Honestly, the best way to introduce money, the idea of money, into a barter economy is not with logical reasons and coaxing but with stories.
There's a children's story, or maybeso a set of stories, where the main character wants to trade for something, and has to go on a long quest to get from someone who wants the thing he has, to one who can give him the thing he wants, because of all the people between who are picky about what they want for what they have. Stories like this might catch on pretty well in a barter economy, they are familiar with the web of local favors and debts - but it will also subtly lay the groundwork that the chain of bartering is difficult and inefficient.
Then, your character may have stories or tales or anecdotes (either their own set of stories, or anecdotes about their native land) about the use of money, to circumvent this. Instead of needing to visit fifteen or twenty people to make a trade chain to get what someone needs, wouldn't it be easier to have tokens that will let you give what you have for them, and get what you need for them? The idea of using tokens to keep track of debts might or might not make immediate headway, depending on the size of the population and how good the system they already have is, but the idea will be out there for people to consider.
As a bonus, you say the tribe is at a stage where they're settling from nomadic to farming. That means their ways are changing, they're figuring out different ways of doing things that work, and letting go of ways that don't. Their population will be growing, and they might start running up against the kinds of problems that make money easier than barter, like flexibility or not having to keep track of too many people or debts. They are already changing, your person just needs to make sure the idea is out there and let them figure out if they think it will work better than what they have.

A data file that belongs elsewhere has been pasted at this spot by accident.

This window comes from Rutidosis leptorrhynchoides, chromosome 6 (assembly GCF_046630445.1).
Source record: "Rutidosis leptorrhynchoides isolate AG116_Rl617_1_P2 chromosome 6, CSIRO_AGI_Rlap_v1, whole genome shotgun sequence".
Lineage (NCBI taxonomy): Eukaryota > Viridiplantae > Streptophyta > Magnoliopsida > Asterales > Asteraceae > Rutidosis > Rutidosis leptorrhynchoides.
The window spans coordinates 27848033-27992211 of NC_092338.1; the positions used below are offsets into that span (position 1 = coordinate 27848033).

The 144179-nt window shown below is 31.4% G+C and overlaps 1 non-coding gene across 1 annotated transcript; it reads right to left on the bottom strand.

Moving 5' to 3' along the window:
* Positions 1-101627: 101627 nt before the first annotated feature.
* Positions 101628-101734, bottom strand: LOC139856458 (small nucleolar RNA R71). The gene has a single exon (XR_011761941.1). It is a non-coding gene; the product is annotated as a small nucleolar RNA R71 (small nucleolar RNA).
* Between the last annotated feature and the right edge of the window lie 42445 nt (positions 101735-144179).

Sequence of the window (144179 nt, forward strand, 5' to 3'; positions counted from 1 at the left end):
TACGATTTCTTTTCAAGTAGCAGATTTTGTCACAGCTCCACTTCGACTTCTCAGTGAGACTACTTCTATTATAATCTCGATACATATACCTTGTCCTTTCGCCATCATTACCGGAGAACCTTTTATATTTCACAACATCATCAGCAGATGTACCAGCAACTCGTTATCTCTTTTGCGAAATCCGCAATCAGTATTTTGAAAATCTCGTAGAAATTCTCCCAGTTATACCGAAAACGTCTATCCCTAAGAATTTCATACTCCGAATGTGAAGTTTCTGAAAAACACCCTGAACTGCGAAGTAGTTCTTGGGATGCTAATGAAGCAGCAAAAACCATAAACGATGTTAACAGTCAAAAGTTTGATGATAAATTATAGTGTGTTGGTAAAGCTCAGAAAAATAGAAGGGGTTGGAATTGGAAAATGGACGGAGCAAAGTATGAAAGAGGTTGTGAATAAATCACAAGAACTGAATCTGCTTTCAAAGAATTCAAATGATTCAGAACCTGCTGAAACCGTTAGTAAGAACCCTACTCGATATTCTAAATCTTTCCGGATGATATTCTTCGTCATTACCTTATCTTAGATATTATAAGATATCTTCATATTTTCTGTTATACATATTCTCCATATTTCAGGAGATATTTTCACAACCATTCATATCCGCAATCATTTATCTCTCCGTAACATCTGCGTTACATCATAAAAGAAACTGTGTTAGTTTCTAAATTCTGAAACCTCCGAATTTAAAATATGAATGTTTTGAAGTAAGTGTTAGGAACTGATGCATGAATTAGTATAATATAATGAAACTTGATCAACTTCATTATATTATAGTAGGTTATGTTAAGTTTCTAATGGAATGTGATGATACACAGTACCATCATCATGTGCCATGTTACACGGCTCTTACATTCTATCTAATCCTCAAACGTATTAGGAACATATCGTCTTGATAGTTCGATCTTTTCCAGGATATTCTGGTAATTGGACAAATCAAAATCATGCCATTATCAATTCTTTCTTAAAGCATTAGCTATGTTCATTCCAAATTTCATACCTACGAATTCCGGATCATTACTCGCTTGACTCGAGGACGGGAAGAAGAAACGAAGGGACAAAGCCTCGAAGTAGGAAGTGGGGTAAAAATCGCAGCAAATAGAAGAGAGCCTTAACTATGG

If the idea is there, even in stories, it will be on the radar and available for when the society starts looking for solutions to the problems a barter economy might have in a community becoming larger, more specialized, and less flexible. Especially if the person from the money-culture uses the stories to frame the idea as something that helps solve those problems.
This way, the society may be convinced to try and work out a system that will work for them, based on their own thinking and ways of dealing - inspired by a story, but their interpretation of it, instead of trying to impose or coax the society to adopting an system very much outside their culture. Maybe they won't adopt your person's culture's use of money directly, but with the idea that it can be done differently than plain barter in their minds, they can think about, and talk about, how to make their own system. Maybe instead of centrally backed money (like a bank's) they will pick a common trade good for "pricing" (gold, salt, cocoa beans), or they will start with individual tokens for debts and go from there. It will eventually evolve to suit their culture and needs, but the way it does so will be organic, and therefore a lot more likely to be successfully adopted.